The medical device industry has been working on miniaturizing pacemakers so they can be minimally invasively inserted and cause fewer difficulties for patients. Up next likely are closed-loop systems: pacemakers that record patient data, transmit that data externally and enable adjustment based on that data by physicians or even, eventually, on their own as guided by advanced algorithms.
Medtronic has won the first U.S. approval for a leadless pacemaker from the FDA. The inch-long device is the smallest available and is implanted directly into the heart's right ventricle chamber. Traditional pacemakers require wired leads to connect the device to the heart.
St. Jude Medical is embarking on a massive postapproval study in Europe for its Nanostim leadless pacemaker, barely weeks after beginning U.S. trials for the same device.
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A leadless pacemaker, approved for use in Europe, has found its way into its first U.S. patient, St. Jude Medical announced Thursday. Dr. Vivek Reddy implanted the Nanostim leadless pacemaker at The Mount Sinai Hospital in New York, starting a pivotal trial for FDA approval.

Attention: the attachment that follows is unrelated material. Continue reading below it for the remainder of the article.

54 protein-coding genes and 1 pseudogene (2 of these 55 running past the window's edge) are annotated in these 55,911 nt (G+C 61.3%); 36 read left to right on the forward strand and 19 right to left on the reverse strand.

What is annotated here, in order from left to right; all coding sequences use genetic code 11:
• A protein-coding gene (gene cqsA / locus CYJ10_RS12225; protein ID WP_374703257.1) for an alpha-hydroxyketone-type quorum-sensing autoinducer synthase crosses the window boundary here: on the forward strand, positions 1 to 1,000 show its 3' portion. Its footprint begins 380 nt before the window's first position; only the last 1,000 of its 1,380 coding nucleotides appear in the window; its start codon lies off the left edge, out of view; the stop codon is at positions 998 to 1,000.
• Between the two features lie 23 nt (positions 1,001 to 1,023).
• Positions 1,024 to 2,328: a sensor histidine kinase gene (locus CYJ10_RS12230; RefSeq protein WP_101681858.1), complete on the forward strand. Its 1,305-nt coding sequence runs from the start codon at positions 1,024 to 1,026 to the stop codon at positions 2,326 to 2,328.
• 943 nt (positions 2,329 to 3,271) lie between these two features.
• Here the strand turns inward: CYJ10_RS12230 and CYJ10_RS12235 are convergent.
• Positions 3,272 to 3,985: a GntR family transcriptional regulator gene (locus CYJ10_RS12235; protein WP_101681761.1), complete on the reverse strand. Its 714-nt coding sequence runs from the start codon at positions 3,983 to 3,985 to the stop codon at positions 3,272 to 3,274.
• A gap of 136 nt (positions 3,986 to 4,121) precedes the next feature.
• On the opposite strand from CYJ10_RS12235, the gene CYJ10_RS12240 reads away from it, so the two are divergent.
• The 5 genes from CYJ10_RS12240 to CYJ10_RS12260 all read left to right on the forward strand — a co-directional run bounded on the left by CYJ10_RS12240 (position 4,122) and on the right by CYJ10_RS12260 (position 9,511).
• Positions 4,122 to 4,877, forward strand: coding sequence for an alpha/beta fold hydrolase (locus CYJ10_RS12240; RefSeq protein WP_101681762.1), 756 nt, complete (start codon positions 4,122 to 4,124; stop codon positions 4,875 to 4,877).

After buying Nanostim just a few months ago, St. Jude Medical has implanted the company's eponymous leadless pacemaker in a patient in the U.K., a global first for a wireless device of its kind postapproval.
After months of regulatory woes and sluggish sales, St. Jude Medical has spent the past year cutting costs, trimming payroll and digging deep for some high-profile M&A. Now, after stringing together a few positive quarters, the company has won over many analysts and investors, setting the table for a big 2014.
Nanostim says its tiny wireless cardiac pacemaker has shown some success in its first three human patients, early signs that the potentially disruptive technology has legs. And the company's advance, presented this week at the Heart Rhythm Society meeting in Denver, may give it the lead over larger medical device rivals trying to come up with something similar.
Nanostim, a small California startup, says it has successfully implanted a leadless cardiac pacemaker into 11 patients at a hospital in the Czech republic.
Milpitas, CA-based Nanostim has reached an agreement with St. Jude Medical, which has committed to a staged financing of the pacemaker developer, subject to it achieving certain development and